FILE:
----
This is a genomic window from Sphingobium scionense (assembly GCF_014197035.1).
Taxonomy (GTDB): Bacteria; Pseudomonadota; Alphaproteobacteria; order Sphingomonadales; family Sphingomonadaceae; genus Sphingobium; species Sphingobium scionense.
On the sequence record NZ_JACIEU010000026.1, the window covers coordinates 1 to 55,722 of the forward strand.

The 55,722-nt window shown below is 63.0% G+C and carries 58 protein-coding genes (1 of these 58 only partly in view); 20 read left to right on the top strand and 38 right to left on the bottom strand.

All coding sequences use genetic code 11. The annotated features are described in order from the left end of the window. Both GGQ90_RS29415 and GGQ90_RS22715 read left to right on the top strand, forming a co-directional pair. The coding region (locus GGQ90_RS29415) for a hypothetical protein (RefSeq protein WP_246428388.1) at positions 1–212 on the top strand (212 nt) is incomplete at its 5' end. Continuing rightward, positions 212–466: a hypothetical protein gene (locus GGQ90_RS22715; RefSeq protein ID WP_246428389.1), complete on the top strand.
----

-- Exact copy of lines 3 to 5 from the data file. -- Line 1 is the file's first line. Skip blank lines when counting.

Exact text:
On the sequence record NZ_JACIEU010000026.1, the window covers coordinates 1 to 55,722 of the forward strand.

The 55,722-nt window shown below is 63.0% G+C and carries 58 protein-coding genes (1 of these 58 only partly in view); 20 read left to right on the top strand and 38 right to left on the bottom strand.

All coding sequences use genetic code 11. The annotated features are described in order from the left end of the window. Both GGQ90_RS29415 and GGQ90_RS22715 read left to right on the top strand, forming a co-directional pair. The coding region (locus GGQ90_RS29415) for a hypothetical protein (RefSeq protein WP_246428388.1) at positions 1–212 on the top strand (212 nt) is incomplete at its 5' end. Continuing rightward, positions 212–466: a hypothetical protein gene (locus GGQ90_RS22715; RefSeq protein ID WP_246428389.1), complete on the top strand.